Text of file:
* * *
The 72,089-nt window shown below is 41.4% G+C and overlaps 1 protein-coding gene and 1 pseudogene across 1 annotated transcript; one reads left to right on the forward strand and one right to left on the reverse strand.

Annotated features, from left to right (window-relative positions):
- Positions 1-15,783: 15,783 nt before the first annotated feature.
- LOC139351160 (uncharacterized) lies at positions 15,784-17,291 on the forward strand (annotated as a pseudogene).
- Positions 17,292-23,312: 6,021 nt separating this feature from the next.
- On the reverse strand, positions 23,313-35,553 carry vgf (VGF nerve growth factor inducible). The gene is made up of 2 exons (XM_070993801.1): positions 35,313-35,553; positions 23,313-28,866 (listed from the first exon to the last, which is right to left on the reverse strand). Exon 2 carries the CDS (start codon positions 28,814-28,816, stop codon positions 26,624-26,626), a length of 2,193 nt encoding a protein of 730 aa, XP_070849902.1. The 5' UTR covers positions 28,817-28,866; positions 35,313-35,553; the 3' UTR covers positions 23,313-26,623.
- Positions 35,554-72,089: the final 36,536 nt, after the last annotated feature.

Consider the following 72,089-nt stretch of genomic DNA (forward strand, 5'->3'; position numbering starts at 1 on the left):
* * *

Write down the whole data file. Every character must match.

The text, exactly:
The 72,089-nt window shown below is 41.4% G+C and overlaps 1 protein-coding gene and 1 pseudogene across 1 annotated transcript; one reads left to right on the forward strand and one right to left on the reverse strand.

Annotated features, from left to right (window-relative positions):
- Positions 1-15,783: 15,783 nt before the first annotated feature.
- LOC139351160 (uncharacterized) lies at positions 15,784-17,291 on the forward strand (annotated as a pseudogene).
- Positions 17,292-23,312: 6,021 nt separating this feature from the next.
- On the reverse strand, positions 23,313-35,553 carry vgf (VGF nerve growth factor inducible). The gene is made up of 2 exons (XM_070993801.1): positions 35,313-35,553; positions 23,313-28,866 (listed from the first exon to the last, which is right to left on the reverse strand). Exon 2 carries the CDS (start codon positions 28,814-28,816, stop codon positions 26,624-26,626), a length of 2,193 nt encoding a protein of 730 aa, XP_070849902.1. The 5' UTR covers positions 28,817-28,866; positions 35,313-35,553; the 3' UTR covers positions 23,313-26,623.
- Positions 35,554-72,089: the final 36,536 nt, after the last annotated feature.

Consider the following 72,089-nt stretch of genomic DNA (forward strand, 5'->3'; position numbering starts at 1 on the left):